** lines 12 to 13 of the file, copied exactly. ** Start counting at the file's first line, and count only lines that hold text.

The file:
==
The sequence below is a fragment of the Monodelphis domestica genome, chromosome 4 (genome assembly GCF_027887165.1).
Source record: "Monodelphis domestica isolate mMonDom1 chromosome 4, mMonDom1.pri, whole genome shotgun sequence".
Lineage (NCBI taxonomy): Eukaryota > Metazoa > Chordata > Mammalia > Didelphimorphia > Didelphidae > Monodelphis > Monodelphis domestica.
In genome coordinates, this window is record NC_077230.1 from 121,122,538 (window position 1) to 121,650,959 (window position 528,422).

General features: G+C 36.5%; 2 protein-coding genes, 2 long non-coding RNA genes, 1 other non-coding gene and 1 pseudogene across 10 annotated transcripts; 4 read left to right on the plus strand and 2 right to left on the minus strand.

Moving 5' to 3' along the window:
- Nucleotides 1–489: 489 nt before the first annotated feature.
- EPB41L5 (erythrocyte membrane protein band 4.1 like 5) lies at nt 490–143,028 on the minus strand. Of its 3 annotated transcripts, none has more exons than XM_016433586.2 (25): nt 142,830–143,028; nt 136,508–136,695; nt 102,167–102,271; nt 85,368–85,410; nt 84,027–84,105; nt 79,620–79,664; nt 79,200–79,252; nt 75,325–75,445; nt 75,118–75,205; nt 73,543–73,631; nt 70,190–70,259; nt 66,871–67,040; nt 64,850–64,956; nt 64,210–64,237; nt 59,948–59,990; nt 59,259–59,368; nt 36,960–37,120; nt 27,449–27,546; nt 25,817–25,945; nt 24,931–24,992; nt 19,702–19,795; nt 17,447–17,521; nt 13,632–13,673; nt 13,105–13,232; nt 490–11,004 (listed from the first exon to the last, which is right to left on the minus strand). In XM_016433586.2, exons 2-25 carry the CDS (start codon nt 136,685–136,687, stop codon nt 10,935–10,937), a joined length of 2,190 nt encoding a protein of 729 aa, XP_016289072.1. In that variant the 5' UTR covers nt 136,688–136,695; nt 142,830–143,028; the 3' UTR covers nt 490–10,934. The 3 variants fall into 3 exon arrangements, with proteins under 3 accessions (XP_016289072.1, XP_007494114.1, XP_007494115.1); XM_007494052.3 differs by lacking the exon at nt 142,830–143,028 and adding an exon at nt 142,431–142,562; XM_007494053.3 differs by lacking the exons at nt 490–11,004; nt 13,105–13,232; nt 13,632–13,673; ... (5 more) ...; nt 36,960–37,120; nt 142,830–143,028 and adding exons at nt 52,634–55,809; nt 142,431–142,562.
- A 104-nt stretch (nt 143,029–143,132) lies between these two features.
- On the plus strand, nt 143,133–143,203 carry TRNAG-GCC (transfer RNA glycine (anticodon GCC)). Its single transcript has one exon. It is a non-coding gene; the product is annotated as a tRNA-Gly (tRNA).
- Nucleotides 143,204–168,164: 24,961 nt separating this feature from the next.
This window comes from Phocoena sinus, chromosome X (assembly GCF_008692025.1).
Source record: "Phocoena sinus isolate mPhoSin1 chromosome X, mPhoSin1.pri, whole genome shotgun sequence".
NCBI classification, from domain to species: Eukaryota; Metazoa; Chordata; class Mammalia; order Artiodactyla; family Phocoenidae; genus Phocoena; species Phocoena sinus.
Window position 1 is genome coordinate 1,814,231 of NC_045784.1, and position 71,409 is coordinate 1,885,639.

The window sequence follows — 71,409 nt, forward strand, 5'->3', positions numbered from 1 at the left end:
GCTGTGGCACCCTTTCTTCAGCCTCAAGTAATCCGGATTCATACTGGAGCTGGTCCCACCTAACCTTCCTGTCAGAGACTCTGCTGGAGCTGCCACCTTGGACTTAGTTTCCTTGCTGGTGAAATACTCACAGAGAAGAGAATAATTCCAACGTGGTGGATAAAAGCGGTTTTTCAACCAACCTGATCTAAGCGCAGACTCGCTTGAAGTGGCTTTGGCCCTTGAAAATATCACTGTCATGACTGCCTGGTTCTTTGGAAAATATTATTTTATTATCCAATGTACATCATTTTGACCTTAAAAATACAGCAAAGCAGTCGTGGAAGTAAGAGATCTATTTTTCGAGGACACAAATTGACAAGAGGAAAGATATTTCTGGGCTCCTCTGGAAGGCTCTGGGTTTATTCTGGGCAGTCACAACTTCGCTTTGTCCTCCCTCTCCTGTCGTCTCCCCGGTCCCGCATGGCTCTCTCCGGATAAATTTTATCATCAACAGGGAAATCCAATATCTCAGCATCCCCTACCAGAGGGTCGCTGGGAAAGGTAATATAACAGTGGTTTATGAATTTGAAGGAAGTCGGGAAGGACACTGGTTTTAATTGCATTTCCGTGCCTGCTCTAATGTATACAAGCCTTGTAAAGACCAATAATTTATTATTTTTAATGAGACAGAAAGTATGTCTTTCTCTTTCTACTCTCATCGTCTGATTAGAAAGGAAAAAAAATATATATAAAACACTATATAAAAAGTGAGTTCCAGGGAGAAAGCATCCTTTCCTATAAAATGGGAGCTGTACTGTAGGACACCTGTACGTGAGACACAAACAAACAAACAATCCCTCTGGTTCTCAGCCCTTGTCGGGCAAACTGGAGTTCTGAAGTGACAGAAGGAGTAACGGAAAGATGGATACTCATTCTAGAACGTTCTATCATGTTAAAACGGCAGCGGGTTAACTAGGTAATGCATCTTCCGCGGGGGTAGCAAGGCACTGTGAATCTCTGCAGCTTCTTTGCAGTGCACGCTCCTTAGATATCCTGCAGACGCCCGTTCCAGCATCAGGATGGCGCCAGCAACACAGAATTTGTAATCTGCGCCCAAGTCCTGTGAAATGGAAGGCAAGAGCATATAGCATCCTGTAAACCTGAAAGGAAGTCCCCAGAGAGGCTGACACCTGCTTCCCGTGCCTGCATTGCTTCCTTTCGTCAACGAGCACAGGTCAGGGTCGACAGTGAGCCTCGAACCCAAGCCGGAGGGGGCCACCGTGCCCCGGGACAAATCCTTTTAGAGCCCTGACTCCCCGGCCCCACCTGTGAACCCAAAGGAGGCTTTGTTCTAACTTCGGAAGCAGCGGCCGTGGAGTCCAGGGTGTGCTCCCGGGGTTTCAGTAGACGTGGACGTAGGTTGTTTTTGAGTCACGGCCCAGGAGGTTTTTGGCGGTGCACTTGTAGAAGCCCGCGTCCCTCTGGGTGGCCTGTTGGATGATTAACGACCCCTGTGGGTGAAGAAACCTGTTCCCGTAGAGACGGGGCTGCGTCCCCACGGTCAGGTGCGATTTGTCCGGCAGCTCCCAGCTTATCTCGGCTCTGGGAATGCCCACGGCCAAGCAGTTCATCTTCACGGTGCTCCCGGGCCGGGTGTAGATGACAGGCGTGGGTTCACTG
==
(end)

This window comes from Phocoena sinus, chromosome X (assembly GCF_008692025.1).
Source record: "Phocoena sinus isolate mPhoSin1 chromosome X, mPhoSin1.pri, whole genome shotgun sequence".